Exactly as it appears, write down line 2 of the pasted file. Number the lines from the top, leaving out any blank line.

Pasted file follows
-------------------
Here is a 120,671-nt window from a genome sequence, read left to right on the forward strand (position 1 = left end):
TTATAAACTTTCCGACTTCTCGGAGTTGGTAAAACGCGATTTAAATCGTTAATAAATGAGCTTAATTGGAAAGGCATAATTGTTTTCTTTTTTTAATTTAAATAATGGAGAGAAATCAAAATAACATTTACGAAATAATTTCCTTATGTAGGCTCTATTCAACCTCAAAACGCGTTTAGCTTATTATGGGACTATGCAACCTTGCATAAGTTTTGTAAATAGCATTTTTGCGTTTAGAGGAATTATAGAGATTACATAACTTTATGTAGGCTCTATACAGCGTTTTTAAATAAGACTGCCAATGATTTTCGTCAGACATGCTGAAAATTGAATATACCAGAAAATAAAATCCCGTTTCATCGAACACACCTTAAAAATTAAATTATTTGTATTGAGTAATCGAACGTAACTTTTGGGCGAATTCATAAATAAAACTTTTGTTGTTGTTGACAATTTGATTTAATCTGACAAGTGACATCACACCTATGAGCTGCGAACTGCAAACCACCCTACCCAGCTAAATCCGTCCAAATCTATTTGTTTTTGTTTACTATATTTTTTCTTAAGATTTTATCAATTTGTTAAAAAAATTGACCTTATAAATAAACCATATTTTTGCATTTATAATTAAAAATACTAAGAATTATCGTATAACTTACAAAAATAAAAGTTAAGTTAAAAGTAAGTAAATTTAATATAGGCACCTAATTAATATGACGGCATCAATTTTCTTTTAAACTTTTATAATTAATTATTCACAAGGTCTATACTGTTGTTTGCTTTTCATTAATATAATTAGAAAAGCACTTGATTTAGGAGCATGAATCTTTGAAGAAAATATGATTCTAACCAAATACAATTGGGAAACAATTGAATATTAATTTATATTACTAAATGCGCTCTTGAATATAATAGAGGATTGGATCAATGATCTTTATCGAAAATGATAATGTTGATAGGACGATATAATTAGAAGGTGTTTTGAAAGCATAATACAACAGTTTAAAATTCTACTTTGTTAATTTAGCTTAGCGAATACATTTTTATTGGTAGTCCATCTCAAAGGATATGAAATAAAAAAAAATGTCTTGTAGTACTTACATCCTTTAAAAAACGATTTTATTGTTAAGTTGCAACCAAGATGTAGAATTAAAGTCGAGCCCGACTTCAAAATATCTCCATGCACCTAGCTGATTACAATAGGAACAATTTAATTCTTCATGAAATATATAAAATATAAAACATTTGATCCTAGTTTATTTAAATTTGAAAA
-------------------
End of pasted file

TTATAAACTTTCCGACTTCTCGGAGTTGGTAAAACGCGATTTAAATCGTTAATAAATGAGCTTAATTGGAAAGGCATAATTGTTTTCTTTTTTTAATTTAAATAATGGAGAGAAATCAAAATAACATTTACGAAATAATTTCCTTATGTAGGCTCTATTCAACCTCAAAACGCGTTTAGCTTATTATGGGACTATGCAACCTTGCATAAGTTTTGTAAATAGCATTTTTGCGTTTAGAGGAATTATAGAGATTACATAACTTTATGTAGGCTCTATACAGCGTTTTTAAATAAGACTGCCAATGATTTTCGTCAGACATGCTGAAAATTGAATATACCAGAAAATAAAATCCCGTTTCATCGAACACACCTTAAAAATTAAATTATTTGTATTGAGTAATCGAACGTAACTTTTGGGCGAATTCATAAATAAAACTTTTGTTGTTGTTGACAATTTGATTTAATCTGACAAGTGACATCACACCTATGAGCTGCGAACTGCAAACCACCCTACCCAGCTAAATCCGTCCAAATCTATTTGTTTTTGTTTACTATATTTTTTCTTAAGATTTTATCAATTTGTTAAAAAAATTGACCTTATAAATAAACCATATTTTTGCATTTATAATTAAAAATACTAAGAATTATCGTATAACTTACAAAAATAAAAGTTAAGTTAAAAGTAAGTAAATTTAATATAGGCACCTAATTAATATGACGGCATCAATTTTCTTTTAAACTTTTATAATTAATTATTCACAAGGTCTATACTGTTGTTTGCTTTTCATTAATATAATTAGAAAAGCACTTGATTTAGGAGCATGAATCTTTGAAGAAAATATGATTCTAACCAAATACAATTGGGAAACAATTGAATATTAATTTATATTACTAAATGCGCTCTTGAATATAATAGAGGATTGGATCAATGATCTTTATCGAAAATGATAATGTTGATAGGACGATATAATTAGAAGGTGTTTTGAAAGCATAATACAACAGTTTAAAATTCTACTTTGTTAATTTAGCTTAGCGAATACATTTTTATTGGTAGTCCATCTCAAAGGATATGAAATAAAAAAAAATGTCTTGTAGTACTTACATCCTTTAAAAAACGATTTTATTGTTAAGTTGCAACCAAGATGTAGAATTAAAGTCGAGCCCGACTTCAAAATATCTCCATGCACCTAGCTGATTACAATAGGAACAATTTAATTCTTCATGAAATATATAAAATATAAAACATTTGATCCTAGTTTATTTAAATTTGAAAA